**The Magnetic Pull of the Mean**

Every year players on your fantasy team score you points. You have your league winners. These are the players that outperform what was expected of them based on where you acquired them, whether in the draft, waiver wire, or trade. Then you have your team tankers. These are the players that crushed your team’s hopes because they did not perform up to the expectations.

One of the most fun things about fantasy football is that every year you can start fresh and use what you learned from last year to make your best guess as to what is going to happen in the upcoming season. Regression to the mean is a way that you can gain an edge on your opponents. Think of the mean, or average, as a magnetic pull. All fantasy players are being pulled towards the mean. Some players, the league winners, have such a strong force towards above-average performances that they will continue to score above average points for your team. Some players, the team tankers, have such a strong force towards below-average performances that they will continue to score below average point totals for your team.

Eventually, just like father time (I’m sure there is a strong correlation), the magnetic force of the mean always wins out. Players performing above average start to creep back or even slingshot back toward the magnetic pull of average play. The same, thankfully, for the opposite. Players that are performing below average for fantasy teams will inevitably make their way back toward the magnetic center of the mean.

Identifying which players have been under-performing in regards to the mean will help you decide the players that you want to invest in, as other fantasy owners believe that their below-average performance of the past is permanent. Alternatively, identifying over-performing players will help you avoid those with no hope of keeping up that above-average pace and no hope of escaping the tractor beam that is the mean.

**The Process**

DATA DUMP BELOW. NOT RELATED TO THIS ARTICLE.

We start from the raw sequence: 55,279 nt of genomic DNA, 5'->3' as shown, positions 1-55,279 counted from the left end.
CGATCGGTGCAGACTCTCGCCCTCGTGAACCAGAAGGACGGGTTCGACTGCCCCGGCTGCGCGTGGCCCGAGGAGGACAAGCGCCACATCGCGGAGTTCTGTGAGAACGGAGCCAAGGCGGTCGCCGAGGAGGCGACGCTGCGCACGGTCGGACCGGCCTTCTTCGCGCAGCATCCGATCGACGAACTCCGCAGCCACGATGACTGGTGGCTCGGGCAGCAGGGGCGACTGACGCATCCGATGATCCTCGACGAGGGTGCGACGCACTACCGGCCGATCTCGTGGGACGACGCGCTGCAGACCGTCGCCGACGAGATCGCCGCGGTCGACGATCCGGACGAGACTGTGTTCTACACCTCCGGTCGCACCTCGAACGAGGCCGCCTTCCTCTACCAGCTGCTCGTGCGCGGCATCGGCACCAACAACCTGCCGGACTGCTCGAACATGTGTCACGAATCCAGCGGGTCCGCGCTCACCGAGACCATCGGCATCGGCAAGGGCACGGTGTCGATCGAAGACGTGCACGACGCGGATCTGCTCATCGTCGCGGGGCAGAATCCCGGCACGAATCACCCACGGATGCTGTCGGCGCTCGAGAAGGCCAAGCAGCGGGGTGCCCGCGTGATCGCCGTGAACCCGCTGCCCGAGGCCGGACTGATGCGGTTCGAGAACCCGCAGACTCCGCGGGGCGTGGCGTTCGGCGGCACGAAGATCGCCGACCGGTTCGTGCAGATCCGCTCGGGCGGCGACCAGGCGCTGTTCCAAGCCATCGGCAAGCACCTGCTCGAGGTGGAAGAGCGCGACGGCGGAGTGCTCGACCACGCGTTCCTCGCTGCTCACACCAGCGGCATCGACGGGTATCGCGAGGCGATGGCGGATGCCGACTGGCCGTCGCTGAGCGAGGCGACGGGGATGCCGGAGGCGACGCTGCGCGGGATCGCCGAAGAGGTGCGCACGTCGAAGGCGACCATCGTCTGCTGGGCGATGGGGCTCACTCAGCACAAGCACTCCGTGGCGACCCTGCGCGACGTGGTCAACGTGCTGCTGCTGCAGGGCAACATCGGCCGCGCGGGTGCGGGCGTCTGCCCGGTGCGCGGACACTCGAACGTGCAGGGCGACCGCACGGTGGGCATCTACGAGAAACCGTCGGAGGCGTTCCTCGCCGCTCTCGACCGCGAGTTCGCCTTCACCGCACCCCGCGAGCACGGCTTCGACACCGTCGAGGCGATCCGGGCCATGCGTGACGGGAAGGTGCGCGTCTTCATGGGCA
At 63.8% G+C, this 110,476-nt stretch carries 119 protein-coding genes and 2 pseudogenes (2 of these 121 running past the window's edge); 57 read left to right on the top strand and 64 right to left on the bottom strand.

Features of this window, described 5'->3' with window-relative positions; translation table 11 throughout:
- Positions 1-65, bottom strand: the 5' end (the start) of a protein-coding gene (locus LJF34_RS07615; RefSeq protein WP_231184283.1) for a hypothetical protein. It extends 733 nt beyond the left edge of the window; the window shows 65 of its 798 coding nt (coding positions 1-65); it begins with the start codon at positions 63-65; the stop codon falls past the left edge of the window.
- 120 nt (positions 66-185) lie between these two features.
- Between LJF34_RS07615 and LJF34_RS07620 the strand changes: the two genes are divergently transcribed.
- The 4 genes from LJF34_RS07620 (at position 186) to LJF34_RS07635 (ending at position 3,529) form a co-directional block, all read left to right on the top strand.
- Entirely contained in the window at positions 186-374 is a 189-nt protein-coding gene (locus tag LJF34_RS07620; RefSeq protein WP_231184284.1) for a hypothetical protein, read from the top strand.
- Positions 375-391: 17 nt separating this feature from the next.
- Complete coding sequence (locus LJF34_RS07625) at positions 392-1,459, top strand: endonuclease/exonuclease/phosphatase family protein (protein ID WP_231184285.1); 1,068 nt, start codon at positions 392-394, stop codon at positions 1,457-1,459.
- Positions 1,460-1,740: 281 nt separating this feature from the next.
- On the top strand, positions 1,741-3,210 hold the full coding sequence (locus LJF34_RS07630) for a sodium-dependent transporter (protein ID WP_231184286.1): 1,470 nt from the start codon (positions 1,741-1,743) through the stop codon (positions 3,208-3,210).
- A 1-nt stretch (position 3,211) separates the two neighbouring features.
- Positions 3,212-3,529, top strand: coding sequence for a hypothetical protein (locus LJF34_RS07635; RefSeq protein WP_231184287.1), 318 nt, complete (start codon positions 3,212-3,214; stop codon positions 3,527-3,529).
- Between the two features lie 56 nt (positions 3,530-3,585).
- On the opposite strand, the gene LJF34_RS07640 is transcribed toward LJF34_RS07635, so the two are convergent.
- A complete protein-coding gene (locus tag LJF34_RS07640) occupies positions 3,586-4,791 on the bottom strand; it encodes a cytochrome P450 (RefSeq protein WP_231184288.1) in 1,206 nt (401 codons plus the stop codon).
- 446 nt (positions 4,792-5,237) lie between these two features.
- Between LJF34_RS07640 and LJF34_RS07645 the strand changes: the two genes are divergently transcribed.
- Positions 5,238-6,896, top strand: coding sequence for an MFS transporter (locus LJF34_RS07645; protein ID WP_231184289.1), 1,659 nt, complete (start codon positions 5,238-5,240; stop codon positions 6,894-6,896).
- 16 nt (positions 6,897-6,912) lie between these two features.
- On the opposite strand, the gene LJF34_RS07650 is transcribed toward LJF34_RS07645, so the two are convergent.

This series of articles will focus on arguably the most exciting part of both real and fantasy football, the touchdown.

Touchdowns are notorious for being “not sticky” or unpredictable from season to season. This means we can not look at **Dak Prescott’s** 30 passing touchdowns last season and pencil him in for the same amount in 2020. You can’t even rely on his touchdown rate to repeat itself. According to T.J. Hernandez at 4for4.com, passing touchdowns have a correlation season to season of just .36, and touchdown rate is even lower with a season to season correlation of .21.

Instead of looking for an exact touchdown total for quarterbacks in the 2020 season, let’s go back to what we talked about at the top. Let’s see which quarterbacks underperformed and overperformed in the touchdown column in the 2019 season.

We know that the magnetic pull of the mean is endless. Some players regress more than others. Yes, this even applies to unicorns like **Patrick Mahomes. **The measures that predict how many touchdowns a quarterback *should* score (what I call Expected Touchdowns) is measure through passing yards and rushing attempts. Looking at the tables below, you will be able to see the r-square values for passing yards per touchdown and rushing attempts per touchdown for the quarterback position. What this r-squared value means, in simplest terms, is how much one variable (passing yards) explains (correlates) to another variable (passing touchdowns). If you want to know a more in-depth explanation, you can read about it here.

Dating back to the 2015 season, here are the correlations between quarterback passing yards and passing touchdowns:

Year | Passing Yards | pTD | pYds/TD |
---|---|---|---|

5-year Trend | 161.2 | ||

r-squared | 0.54 | ||

2015 | 128,007 | 823 | 155.54 |

2016 | 130,585 | 779 | 167.63 |

2017 | 121,080 | 734 | 164.96 |

2018 | 129,644 | 834 | 155.45 |

2019 | 128,461 | 791 | 162.40 |

Dating back to the 2015 season, here are the correlations between quarterback rush attempts and rushing touchdowns:

Year | rAtt | rTD | rAtt/TD |
---|---|---|---|

5-year Trend | 25 | ||

r-squared | 0.59 | ||

2015 | 1,575 | 59 | 26.69 |

2016 | 1,523 | 65 | 23.43 |

2017 | 1,641 | 65 | 25.25 |

2018 | 1,834 | 69 | 26.58 |

2019 | 1,825 | 80 | 22.81 |

In some areas of statistics, an r-squared value of .54 would be considered pretty weak, to very weak, but not in football. In football, there are a lot of variances and a correlation of .3-.7 is moderate. Any correlation that is greater than .7 would be considered strong. As you can see from the r-squared value, the variables of passing yards and passing touchdowns for the quarterback position are moderate. The same can be said for rushing attempts to rushing touchdowns for the quarterback position.